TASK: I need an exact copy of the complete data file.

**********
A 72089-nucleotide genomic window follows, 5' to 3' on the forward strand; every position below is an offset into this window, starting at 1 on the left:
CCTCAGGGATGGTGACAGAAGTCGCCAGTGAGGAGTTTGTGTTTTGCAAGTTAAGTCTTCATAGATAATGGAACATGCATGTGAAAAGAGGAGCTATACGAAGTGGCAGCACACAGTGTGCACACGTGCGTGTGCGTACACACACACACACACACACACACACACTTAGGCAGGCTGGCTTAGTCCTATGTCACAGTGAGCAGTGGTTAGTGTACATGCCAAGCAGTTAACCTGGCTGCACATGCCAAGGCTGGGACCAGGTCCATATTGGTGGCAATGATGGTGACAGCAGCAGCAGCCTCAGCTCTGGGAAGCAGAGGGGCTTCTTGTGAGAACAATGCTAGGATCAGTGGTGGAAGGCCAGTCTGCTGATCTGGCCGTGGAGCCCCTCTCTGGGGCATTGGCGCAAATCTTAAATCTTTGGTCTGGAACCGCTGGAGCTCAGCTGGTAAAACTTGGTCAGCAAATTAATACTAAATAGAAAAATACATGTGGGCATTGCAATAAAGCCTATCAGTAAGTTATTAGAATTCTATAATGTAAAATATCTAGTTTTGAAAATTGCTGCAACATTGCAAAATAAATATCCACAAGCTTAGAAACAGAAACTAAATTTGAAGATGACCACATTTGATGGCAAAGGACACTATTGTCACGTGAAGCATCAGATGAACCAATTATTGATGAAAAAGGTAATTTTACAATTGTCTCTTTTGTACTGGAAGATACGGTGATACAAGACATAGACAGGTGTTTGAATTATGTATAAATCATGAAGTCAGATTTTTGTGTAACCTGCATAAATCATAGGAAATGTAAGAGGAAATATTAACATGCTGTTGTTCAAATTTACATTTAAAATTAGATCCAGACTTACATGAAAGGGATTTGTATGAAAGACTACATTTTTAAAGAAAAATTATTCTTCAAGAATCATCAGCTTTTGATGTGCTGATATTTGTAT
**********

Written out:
A 72089-nucleotide genomic window follows, 5' to 3' on the forward strand; every position below is an offset into this window, starting at 1 on the left:
CCTCAGGGATGGTGACAGAAGTCGCCAGTGAGGAGTTTGTGTTTTGCAAGTTAAGTCTTCATAGATAATGGAACATGCATGTGAAAAGAGGAGCTATACGAAGTGGCAGCACACAGTGTGCACACGTGCGTGTGCGTACACACACACACACACACACACACACACTTAGGCAGGCTGGCTTAGTCCTATGTCACAGTGAGCAGTGGTTAGTGTACATGCCAAGCAGTTAACCTGGCTGCACATGCCAAGGCTGGGACCAGGTCCATATTGGTGGCAATGATGGTGACAGCAGCAGCAGCCTCAGCTCTGGGAAGCAGAGGGGCTTCTTGTGAGAACAATGCTAGGATCAGTGGTGGAAGGCCAGTCTGCTGATCTGGCCGTGGAGCCCCTCTCTGGGGCATTGGCGCAAATCTTAAATCTTTGGTCTGGAACCGCTGGAGCTCAGCTGGTAAAACTTGGTCAGCAAATTAATACTAAATAGAAAAATACATGTGGGCATTGCAATAAAGCCTATCAGTAAGTTATTAGAATTCTATAATGTAAAATATCTAGTTTTGAAAATTGCTGCAACATTGCAAAATAAATATCCACAAGCTTAGAAACAGAAACTAAATTTGAAGATGACCACATTTGATGGCAAAGGACACTATTGTCACGTGAAGCATCAGATGAACCAATTATTGATGAAAAAGGTAATTTTACAATTGTCTCTTTTGTACTGGAAGATACGGTGATACAAGACATAGACAGGTGTTTGAATTATGTATAAATCATGAAGTCAGATTTTTGTGTAACCTGCATAAATCATAGGAAATGTAAGAGGAAATATTAACATGCTGTTGTTCAAATTTACATTTAAAATTAGATCCAGACTTACATGAAAGGGATTTGTATGAAAGACTACATTTTTAAAGAAAAATTATTCTTCAAGAATCATCAGCTTTTGATGTGCTGATATTTGTAT